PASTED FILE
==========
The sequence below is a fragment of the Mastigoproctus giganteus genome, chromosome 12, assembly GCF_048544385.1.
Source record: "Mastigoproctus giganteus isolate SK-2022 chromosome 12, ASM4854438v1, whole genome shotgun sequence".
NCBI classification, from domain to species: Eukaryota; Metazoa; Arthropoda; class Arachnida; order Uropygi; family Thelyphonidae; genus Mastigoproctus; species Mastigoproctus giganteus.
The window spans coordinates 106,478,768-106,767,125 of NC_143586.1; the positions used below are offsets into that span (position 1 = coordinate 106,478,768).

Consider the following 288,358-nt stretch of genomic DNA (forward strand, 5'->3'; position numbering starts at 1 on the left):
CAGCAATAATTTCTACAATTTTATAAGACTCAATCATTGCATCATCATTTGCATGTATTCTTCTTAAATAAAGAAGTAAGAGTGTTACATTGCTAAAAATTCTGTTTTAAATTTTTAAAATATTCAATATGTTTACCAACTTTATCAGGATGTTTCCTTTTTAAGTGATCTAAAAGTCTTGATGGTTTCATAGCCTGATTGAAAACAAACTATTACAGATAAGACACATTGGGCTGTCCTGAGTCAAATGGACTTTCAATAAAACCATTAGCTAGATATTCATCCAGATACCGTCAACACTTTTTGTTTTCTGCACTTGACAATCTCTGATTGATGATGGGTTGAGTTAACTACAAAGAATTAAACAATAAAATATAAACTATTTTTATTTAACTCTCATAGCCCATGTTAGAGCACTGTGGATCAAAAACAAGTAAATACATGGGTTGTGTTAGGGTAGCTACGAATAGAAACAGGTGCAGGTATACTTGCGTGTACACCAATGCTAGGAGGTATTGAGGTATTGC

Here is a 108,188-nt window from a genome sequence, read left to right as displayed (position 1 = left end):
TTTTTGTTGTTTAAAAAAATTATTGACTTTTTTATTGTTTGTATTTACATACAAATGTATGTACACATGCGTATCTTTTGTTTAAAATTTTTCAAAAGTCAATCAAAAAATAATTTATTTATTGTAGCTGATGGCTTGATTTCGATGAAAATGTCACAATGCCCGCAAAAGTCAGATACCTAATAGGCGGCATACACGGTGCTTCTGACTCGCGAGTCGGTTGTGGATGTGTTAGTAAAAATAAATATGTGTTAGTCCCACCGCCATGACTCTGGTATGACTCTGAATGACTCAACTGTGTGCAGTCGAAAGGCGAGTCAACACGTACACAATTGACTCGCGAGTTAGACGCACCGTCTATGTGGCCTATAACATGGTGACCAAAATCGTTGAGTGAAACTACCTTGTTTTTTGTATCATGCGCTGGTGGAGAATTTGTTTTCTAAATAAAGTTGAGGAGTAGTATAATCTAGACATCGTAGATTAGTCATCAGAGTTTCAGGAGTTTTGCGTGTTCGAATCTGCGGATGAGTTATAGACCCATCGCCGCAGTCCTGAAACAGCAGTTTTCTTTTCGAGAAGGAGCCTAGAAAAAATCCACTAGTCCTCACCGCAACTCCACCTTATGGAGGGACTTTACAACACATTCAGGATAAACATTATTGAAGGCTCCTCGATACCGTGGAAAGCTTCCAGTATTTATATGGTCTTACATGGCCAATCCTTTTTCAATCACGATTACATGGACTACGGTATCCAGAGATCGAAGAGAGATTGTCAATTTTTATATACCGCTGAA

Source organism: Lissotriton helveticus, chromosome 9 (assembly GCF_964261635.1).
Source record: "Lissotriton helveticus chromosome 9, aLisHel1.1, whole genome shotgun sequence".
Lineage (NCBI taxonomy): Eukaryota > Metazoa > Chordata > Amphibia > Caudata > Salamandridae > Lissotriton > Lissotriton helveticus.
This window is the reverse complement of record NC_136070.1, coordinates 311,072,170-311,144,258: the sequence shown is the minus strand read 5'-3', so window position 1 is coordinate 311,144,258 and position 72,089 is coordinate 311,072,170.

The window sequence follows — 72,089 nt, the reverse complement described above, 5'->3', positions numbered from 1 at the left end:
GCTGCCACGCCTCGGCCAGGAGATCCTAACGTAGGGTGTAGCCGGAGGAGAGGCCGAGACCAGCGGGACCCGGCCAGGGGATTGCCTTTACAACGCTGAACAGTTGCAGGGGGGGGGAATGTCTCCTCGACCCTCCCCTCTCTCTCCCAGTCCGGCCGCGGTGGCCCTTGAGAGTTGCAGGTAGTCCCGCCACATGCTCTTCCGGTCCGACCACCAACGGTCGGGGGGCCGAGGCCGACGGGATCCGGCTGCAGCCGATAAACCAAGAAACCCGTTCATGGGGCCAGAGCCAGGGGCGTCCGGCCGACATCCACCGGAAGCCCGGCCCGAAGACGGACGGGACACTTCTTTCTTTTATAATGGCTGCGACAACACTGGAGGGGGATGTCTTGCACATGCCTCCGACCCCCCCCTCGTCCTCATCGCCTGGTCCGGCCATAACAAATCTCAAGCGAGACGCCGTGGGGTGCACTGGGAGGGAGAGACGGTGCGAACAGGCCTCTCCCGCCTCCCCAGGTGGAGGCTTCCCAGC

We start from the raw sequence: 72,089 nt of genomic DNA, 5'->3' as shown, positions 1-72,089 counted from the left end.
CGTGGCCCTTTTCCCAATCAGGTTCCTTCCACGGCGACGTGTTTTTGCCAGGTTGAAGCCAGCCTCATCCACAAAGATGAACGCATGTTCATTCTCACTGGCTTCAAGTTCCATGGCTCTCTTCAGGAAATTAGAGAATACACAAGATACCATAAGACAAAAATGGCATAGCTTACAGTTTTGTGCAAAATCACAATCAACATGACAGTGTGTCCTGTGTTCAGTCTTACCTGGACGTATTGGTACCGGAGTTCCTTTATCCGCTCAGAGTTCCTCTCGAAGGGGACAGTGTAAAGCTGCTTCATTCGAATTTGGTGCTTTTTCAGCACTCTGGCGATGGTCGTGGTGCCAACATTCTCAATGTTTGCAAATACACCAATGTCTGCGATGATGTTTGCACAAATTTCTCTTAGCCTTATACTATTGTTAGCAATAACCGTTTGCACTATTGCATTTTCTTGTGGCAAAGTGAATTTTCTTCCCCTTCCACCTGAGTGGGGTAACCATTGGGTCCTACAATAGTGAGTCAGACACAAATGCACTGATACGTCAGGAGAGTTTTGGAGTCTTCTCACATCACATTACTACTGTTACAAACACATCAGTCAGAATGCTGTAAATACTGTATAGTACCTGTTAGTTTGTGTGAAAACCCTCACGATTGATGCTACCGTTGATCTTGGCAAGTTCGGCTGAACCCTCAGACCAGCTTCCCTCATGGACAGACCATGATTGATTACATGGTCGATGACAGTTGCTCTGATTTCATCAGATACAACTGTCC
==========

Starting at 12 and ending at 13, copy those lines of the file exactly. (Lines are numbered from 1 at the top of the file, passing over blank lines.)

This window is the reverse complement of record NC_136070.1, coordinates 311,072,170-311,144,258: the sequence shown is the minus strand read 5'-3', so window position 1 is coordinate 311,144,258 and position 72,089 is coordinate 311,072,170.

The window sequence follows — 72,089 nt, the reverse complement described above, 5'->3', positions numbered from 1 at the left end: